Sen. Don Samuelson remembers having to face his constituents in 1981 and telling them their taxes would be raised and state programs would be cut back to make up a state budget deficit.
It was a message that Samuelson, DFL-Brainerd, didn't enjoy giving. He said today he wouldn't be surprised if he has to give it again in 2002.
Gov. Jesse Ventura's administration on Tuesday projected a $1.95 billion deficit for the current state budget cycle, a shortfall that's nearly twice as bad as political leaders were expecting.
"I think most of us anticipated about a $1.3 billion to $1.5 billion (shortfall), and it's $500 million-$800 million more," said Samuelson. "Some of us thought last March there would be a deficit and we were trying to be very cautious in the Senate with our actions.
"This is much larger than anyone anticipated."
Samuelson, along with other Senate and House leaders, is going to meet with Ventura to weigh the state's options, such as the possibility of a special session, though Samuelson said he doesn't see what good a special session would do without a plan in place to take quick action.
How the state budget fell into deficit is debatable. Some have pointed to the Sept. 11 terrorist attacks and the subsequent downturn of the nation's economy. While Samuelson said the terrorist attacks have accelerated the deficit, there were signs of a slowing economy in January.
"Some economists were trying to tell us the economy was slowing down, but obviously the House and the governor just wouldn't believe it," said Samuelson, referring to the $800 million rebate given out this year, which he believes, with the state's reserves, would've covered this deficit.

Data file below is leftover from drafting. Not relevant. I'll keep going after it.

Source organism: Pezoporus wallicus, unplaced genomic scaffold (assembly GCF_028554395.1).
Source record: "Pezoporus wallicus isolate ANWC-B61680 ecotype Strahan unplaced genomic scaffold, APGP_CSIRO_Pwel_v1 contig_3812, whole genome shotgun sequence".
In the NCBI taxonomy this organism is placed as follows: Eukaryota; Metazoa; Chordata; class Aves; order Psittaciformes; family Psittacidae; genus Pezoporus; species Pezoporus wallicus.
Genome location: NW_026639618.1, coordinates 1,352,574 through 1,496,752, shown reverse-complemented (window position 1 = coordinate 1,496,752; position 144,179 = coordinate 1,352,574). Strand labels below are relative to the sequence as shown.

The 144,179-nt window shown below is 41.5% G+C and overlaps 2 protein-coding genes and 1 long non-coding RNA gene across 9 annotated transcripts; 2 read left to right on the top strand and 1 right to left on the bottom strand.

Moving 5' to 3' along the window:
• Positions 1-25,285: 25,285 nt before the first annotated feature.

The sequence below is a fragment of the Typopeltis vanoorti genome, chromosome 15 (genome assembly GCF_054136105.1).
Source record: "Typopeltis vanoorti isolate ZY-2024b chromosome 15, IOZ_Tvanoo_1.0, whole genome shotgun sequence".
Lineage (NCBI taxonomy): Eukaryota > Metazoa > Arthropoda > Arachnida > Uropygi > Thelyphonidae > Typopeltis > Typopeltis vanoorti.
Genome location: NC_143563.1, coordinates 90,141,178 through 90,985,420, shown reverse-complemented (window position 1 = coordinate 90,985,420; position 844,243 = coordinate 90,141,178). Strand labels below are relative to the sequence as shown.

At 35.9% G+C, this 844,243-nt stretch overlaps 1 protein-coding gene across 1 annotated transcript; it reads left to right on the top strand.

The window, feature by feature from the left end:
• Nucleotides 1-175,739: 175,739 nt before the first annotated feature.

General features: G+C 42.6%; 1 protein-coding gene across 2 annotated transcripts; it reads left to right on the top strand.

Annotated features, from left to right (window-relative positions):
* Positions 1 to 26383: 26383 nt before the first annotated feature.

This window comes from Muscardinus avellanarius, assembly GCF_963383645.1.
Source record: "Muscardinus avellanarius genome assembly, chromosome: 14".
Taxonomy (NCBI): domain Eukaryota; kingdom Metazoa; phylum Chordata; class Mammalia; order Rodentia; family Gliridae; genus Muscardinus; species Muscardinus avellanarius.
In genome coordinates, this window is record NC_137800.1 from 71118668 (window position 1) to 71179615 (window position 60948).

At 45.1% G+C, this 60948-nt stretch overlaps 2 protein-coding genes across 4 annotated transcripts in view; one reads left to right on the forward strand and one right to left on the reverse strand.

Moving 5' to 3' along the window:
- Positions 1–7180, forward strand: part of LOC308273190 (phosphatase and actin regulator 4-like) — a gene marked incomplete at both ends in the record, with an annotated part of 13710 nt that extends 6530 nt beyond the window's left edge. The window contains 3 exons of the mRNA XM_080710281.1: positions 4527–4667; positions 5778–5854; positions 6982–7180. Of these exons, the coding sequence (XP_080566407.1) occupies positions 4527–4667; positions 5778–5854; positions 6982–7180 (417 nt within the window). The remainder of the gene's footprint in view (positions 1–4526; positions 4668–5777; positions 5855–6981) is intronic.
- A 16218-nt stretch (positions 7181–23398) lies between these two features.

It also didn't help that the state picked up 100 percent of the general levy for education, said Samuelson, because any cuts made to help shore up the deficit could hurt school funding, requiring school districts to levy for more money.
Education is just one place where the state could look to cut funding. Ventura has already frozen government grants to non-profit organizations.
There is also a possibility of raising taxes. While Samuelson said it would be the last thing done to reduce the deficit, it wouldn't be ruled out as a possibility.
There will be another economic forecast in February, and Samuelson said that will be used to make a final decision on how to correct the deficit.
"The economists I've talked to don't think the economy will make a turn around until the end of next year," said Samuelson. "We're looking at three quarters of downturn."
Samuelson paid a visit to the Brainerd City Council Monday to discuss the January legislative session. He said today that when he told the council he expected to see a $1.3 billion to $1.5 billion deficit, he was shooting high. "It makes you a little nervous," he said.
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